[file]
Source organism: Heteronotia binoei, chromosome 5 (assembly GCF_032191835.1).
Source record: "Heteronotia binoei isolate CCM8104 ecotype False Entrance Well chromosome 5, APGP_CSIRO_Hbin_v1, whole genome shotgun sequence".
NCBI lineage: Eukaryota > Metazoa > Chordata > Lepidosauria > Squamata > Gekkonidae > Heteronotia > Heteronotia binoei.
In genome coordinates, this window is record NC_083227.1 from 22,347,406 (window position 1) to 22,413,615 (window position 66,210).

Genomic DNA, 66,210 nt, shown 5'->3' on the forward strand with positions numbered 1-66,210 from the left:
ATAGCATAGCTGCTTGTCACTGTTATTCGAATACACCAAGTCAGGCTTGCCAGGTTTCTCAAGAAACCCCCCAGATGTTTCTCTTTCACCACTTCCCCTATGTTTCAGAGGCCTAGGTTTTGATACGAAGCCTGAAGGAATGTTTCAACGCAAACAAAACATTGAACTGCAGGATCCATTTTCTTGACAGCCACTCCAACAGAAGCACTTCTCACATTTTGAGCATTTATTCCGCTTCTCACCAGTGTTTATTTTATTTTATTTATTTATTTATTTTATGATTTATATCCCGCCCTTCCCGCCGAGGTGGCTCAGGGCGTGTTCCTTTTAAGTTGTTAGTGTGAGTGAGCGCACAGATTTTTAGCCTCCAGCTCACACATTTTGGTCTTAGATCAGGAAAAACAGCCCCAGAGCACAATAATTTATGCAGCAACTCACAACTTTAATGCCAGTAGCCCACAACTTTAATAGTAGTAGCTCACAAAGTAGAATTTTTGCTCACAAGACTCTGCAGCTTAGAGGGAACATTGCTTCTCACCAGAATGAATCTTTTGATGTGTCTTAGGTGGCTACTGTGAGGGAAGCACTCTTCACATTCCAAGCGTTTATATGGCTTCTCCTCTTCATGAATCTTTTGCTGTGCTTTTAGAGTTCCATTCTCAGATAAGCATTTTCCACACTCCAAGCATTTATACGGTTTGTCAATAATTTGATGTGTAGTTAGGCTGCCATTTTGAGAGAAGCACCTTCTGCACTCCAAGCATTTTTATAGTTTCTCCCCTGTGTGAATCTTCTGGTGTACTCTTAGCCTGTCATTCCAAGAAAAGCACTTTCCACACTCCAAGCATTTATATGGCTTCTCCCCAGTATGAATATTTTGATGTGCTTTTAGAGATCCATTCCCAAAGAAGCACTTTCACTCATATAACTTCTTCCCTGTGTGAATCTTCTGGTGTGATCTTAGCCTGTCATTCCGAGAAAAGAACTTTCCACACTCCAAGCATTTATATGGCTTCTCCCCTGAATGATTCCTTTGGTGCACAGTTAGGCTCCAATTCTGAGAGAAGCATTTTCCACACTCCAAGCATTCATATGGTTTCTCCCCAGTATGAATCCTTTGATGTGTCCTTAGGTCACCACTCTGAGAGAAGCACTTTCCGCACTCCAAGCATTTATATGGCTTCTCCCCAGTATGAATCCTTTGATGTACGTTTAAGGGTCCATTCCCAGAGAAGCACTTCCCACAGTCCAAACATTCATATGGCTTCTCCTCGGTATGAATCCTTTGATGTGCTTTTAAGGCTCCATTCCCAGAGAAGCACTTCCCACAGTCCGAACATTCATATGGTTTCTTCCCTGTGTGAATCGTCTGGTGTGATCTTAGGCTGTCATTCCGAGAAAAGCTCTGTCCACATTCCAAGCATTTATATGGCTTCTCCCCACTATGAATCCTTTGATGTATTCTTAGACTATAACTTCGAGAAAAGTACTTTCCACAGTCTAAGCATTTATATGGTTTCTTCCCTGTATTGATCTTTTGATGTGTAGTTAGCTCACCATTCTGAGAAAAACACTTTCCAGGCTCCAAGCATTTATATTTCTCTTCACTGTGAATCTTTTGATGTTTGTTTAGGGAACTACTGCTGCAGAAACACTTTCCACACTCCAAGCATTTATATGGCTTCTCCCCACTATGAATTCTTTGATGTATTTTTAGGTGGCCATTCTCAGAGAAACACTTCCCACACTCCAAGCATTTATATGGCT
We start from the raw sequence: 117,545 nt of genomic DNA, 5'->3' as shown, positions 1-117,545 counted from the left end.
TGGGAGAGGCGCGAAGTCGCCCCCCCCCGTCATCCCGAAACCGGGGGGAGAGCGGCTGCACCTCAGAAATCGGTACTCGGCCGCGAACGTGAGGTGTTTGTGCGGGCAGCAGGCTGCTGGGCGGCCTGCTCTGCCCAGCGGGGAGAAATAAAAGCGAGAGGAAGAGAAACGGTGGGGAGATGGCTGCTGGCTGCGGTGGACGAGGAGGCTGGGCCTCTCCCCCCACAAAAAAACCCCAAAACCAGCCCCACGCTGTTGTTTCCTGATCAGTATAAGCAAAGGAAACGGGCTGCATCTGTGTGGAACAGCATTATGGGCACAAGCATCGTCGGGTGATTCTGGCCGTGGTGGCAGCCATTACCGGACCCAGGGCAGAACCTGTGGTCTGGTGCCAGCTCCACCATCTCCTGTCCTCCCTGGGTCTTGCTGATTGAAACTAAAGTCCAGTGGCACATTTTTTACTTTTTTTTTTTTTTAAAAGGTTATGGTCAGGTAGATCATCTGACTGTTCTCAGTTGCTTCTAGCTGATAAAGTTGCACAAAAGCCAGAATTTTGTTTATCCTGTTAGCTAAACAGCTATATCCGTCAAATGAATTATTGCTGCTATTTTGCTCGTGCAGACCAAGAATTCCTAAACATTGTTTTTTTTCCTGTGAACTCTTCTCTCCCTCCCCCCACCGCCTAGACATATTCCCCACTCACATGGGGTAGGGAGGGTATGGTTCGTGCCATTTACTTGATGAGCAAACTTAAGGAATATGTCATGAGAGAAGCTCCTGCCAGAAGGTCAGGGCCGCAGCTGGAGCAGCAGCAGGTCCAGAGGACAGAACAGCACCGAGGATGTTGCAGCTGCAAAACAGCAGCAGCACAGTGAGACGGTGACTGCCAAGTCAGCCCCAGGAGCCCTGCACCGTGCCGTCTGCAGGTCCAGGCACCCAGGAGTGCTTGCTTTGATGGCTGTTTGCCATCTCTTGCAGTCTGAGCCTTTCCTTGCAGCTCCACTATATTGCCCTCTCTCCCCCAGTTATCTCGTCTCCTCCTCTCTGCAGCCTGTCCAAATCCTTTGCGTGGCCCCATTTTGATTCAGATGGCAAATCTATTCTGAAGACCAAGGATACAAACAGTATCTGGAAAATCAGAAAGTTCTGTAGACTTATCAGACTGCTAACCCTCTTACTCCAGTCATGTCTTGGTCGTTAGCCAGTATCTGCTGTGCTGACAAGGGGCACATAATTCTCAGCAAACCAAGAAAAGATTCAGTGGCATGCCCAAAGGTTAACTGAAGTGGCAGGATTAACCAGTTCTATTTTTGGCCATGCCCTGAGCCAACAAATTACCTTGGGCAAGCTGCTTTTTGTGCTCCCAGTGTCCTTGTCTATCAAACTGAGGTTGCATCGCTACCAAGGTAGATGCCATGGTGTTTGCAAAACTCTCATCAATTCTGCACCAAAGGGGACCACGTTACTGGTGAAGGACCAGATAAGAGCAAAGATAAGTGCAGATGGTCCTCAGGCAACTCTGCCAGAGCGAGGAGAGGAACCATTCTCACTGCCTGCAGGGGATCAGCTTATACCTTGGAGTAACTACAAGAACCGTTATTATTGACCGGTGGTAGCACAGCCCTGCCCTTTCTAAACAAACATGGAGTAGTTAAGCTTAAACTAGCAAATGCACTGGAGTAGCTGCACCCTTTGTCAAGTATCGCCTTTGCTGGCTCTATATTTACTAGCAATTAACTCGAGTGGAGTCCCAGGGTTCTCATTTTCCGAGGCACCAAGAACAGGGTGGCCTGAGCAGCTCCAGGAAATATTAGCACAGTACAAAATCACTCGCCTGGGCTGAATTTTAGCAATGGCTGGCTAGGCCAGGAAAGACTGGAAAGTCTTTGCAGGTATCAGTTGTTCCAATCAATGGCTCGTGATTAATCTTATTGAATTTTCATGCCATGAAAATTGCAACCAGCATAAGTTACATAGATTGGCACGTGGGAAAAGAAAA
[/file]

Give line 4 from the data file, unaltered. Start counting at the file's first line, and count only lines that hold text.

In genome coordinates, this window is record NC_083227.1 from 22,347,406 (window position 1) to 22,413,615 (window position 66,210).